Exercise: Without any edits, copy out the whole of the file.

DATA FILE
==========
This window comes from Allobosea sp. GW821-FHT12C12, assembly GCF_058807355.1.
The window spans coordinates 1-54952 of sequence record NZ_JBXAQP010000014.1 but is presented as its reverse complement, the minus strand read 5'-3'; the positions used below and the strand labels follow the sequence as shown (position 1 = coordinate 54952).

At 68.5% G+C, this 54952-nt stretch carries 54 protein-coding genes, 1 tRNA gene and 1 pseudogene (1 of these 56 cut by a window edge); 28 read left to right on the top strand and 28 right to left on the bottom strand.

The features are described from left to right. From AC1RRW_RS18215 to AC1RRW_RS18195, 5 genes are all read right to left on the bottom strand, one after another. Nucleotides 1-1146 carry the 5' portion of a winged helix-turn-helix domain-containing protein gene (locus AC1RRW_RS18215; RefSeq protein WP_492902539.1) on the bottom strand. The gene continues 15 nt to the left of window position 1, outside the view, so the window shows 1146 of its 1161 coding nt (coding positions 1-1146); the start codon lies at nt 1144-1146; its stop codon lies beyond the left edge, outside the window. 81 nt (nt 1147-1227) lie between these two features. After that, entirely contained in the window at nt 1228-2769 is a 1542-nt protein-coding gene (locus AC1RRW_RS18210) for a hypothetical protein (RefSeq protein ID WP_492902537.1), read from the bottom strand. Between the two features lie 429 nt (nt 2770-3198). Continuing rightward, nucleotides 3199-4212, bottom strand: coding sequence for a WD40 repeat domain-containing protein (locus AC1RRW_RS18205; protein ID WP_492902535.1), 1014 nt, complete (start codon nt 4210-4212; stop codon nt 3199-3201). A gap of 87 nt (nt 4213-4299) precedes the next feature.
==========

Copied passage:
This window comes from Allobosea sp. GW821-FHT12C12, assembly GCF_058807355.1.
The window spans coordinates 1-54952 of sequence record NZ_JBXAQP010000014.1 but is presented as its reverse complement, the minus strand read 5'-3'; the positions used below and the strand labels follow the sequence as shown (position 1 = coordinate 54952).

At 68.5% G+C, this 54952-nt stretch carries 54 protein-coding genes, 1 tRNA gene and 1 pseudogene (1 of these 56 cut by a window edge); 28 read left to right on the top strand and 28 right to left on the bottom strand.

The features are described from left to right. From AC1RRW_RS18215 to AC1RRW_RS18195, 5 genes are all read right to left on the bottom strand, one after another. Nucleotides 1-1146 carry the 5' portion of a winged helix-turn-helix domain-containing protein gene (locus AC1RRW_RS18215; RefSeq protein WP_492902539.1) on the bottom strand. The gene continues 15 nt to the left of window position 1, outside the view, so the window shows 1146 of its 1161 coding nt (coding positions 1-1146); the start codon lies at nt 1144-1146; its stop codon lies beyond the left edge, outside the window. 81 nt (nt 1147-1227) lie between these two features. After that, entirely contained in the window at nt 1228-2769 is a 1542-nt protein-coding gene (locus AC1RRW_RS18210) for a hypothetical protein (RefSeq protein ID WP_492902537.1), read from the bottom strand. Between the two features lie 429 nt (nt 2770-3198). Continuing rightward, nucleotides 3199-4212, bottom strand: coding sequence for a WD40 repeat domain-containing protein (locus AC1RRW_RS18205; protein ID WP_492902535.1), 1014 nt, complete (start codon nt 4210-4212; stop codon nt 3199-3201). A gap of 87 nt (nt 4213-4299) precedes the next feature.